The Subway Falafel Sandwich and the Americanization of Ethnic Food The Subway Falafel Sandwich and the Americanization of Ethnic Food
- Most Read
Research Shows That People Who Use Profanity Are More Honest Than Those Who Don’tby Tod Perry
The Artist Considered To Be Responsible For Obama's Popularity Just Came Out With A Powerful AntiTrump Posterby Andre Grant
Alanis Morissette And James Corden Sing An Updated Version of ‘Ironic’by Tod Perry
Republican Politician Gropes Staffer Saying ‘I No Longer Have To Be Politically Correct’by Tod Perry
Lady Liberty Coin Will Feature The Face Of A Black Woman For First Timeby Leo Shvedsky
Political Science Professor Calls Out The Republicans Lack Of Courage In The Face Of Trumpby Tod Perry
Two Computers Just Had The Most Bizarre Conversationby Leo Shvedsky
Summer Zervos Files Defamation Suit Against President-Elect Donald Trumpby Tod Perry
Here's What Happened When Sweden Tried To Implement A 6-Hour Workdayby Penn Collins
The Subway Falafel Sandwich and the Americanization of Ethnic Food
by Tanveer Ali
Though falafel snobs may scoff at an “Eat Fresh” version of a dish that usually packs an aromatic crunch, owners of Middle Eastern restaurants say Subway’s falafel provides a major service to all Americans by expanding their palate. “It's almost kind of flattering that they want to be offering falafel,” said Shadi Ramli, co-owner of Chicago’s Sultan’s Market. Ramli says Subway’s sandwich is hardly competition, but it is a marketing campaign that could end up helping restaurants like his when Subway eaters and falafel newcomers want to try a more authentic version. “It gets the word ‘falafel’ out there,” he says.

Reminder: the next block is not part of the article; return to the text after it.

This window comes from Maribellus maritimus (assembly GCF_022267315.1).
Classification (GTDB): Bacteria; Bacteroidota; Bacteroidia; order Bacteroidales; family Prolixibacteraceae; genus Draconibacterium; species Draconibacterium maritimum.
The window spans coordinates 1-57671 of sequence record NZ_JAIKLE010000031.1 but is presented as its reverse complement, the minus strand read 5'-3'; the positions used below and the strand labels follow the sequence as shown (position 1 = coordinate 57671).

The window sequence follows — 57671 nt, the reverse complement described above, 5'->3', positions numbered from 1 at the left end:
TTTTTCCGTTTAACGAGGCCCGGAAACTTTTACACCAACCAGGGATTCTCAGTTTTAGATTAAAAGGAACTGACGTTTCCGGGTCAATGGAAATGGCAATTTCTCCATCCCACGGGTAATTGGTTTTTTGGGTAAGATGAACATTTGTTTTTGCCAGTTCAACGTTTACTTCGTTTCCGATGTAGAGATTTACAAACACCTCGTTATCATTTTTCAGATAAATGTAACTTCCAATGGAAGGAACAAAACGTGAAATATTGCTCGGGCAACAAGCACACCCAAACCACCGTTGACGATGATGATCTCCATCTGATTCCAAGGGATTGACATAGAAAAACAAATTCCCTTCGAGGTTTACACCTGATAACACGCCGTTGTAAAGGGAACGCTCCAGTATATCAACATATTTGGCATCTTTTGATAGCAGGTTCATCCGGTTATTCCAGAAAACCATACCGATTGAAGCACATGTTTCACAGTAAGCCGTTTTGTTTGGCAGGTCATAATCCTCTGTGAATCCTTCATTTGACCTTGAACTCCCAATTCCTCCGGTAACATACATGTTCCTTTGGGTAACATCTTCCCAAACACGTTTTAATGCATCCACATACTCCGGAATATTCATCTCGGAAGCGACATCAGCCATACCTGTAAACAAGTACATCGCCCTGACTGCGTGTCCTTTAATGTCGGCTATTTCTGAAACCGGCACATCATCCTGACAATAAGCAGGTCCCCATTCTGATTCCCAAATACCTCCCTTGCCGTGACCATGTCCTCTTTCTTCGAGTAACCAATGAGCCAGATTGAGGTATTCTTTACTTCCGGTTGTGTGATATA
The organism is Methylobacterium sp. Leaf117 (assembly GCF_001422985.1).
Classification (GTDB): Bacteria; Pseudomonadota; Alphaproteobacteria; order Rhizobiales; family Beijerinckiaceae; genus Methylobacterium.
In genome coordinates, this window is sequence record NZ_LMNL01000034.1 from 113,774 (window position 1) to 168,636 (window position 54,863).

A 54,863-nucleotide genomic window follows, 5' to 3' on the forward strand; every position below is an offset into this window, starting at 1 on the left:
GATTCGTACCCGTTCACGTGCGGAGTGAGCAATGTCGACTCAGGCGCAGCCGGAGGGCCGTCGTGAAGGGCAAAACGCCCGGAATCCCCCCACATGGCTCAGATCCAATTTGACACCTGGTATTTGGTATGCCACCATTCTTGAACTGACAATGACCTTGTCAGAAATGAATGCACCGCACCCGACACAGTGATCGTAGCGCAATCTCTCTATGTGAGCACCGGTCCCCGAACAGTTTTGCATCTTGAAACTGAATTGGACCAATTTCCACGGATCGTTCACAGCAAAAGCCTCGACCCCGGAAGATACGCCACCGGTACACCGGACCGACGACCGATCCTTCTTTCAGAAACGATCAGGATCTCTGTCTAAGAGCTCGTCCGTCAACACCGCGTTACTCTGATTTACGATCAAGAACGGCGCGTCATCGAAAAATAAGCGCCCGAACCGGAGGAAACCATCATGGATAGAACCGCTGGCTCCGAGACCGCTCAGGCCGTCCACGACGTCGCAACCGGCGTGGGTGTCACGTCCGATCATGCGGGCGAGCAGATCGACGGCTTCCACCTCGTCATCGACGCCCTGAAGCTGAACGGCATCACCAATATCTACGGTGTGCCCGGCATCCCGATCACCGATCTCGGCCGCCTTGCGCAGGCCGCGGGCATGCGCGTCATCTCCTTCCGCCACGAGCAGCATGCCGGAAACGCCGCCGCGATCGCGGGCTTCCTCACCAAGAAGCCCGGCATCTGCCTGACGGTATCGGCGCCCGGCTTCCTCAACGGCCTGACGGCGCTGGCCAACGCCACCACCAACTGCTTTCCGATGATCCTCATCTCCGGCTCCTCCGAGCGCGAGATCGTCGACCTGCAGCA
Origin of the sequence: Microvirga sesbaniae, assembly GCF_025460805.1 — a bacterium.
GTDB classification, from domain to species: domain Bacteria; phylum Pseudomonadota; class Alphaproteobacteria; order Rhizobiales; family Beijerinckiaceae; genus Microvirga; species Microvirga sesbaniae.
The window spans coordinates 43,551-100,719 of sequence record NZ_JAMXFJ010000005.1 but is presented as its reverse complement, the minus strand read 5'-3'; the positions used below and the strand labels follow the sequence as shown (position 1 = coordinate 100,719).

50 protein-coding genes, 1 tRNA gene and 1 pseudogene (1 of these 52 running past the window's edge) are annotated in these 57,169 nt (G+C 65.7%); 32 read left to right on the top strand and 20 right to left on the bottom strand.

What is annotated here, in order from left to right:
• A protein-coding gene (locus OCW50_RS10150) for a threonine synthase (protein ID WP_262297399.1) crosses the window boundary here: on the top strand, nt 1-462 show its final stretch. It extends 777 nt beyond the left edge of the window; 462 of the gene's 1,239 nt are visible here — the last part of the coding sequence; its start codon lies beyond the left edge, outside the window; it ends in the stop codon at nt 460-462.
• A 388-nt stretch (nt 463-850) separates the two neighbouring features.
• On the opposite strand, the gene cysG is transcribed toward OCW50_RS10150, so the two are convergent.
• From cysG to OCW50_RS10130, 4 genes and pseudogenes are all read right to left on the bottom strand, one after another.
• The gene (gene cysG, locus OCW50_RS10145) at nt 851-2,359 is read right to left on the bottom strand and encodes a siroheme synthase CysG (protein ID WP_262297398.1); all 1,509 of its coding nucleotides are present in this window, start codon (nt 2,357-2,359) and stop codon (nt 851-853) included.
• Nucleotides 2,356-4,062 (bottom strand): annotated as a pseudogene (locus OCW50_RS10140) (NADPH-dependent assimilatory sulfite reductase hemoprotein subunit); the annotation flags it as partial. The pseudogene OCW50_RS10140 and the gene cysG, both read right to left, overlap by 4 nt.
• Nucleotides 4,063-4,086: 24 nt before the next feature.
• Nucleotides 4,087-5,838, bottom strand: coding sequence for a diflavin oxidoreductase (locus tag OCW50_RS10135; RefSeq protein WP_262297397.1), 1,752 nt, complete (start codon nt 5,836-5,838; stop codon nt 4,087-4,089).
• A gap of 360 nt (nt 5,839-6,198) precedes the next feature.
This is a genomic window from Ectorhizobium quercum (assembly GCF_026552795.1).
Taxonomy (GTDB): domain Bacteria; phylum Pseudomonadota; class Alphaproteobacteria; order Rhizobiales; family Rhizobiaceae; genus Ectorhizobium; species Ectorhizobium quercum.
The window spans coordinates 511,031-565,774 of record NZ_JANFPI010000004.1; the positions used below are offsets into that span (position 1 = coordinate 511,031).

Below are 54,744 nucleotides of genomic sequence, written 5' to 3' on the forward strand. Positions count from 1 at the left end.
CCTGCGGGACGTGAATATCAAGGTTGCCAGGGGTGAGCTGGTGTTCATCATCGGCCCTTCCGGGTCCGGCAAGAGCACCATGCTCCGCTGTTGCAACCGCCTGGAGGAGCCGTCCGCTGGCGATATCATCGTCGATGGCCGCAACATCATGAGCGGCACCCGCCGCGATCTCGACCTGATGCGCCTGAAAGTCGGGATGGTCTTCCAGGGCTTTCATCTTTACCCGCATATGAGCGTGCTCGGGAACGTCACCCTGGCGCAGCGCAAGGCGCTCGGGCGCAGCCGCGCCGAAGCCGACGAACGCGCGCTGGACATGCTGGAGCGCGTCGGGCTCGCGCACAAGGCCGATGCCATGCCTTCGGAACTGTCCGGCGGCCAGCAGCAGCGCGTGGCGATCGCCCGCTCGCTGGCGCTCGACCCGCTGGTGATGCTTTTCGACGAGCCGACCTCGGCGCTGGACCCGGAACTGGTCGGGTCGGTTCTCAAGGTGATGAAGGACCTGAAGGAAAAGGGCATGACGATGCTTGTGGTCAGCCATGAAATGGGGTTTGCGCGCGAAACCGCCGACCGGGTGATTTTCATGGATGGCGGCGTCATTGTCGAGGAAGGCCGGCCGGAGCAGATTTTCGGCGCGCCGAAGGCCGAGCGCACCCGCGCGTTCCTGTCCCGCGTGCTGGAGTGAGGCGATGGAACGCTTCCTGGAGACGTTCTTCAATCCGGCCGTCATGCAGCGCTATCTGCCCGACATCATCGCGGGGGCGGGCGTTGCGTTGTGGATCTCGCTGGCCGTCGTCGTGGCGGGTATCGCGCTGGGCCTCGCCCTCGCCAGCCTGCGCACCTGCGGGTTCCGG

A Subway corporate spokeswoman said the fate of the falafel is unknown at the chain, but Zaibak expects the product to expand well beyond Chicago to new markets like Boston, Northern California, New York, and Houston. All of those areas have sizable shares of either ethnic populations, health-conscious communities, or both. In other words, they’re places where falafel isn’t entirely foreign.
If the falafel goes national with Subway, it would reach places where the food and the cuisine is un-American by virtue of unfamiliarity. Zaibak views this as an educational opportunity as much as a financial one. He sees the spread of falafel as a way to spread Middle Eastern cuisine, and by extension Middle Eastern Americans, to wider American culture.
“For a while in this country, anything Middle Eastern and Mediterranean was not accepted. The falafel’s growing popularity shows we have become open-minded as Americans,” Zaibak says. Besides: “Mediterranean food is delicious.” It’s about time everyone knew it.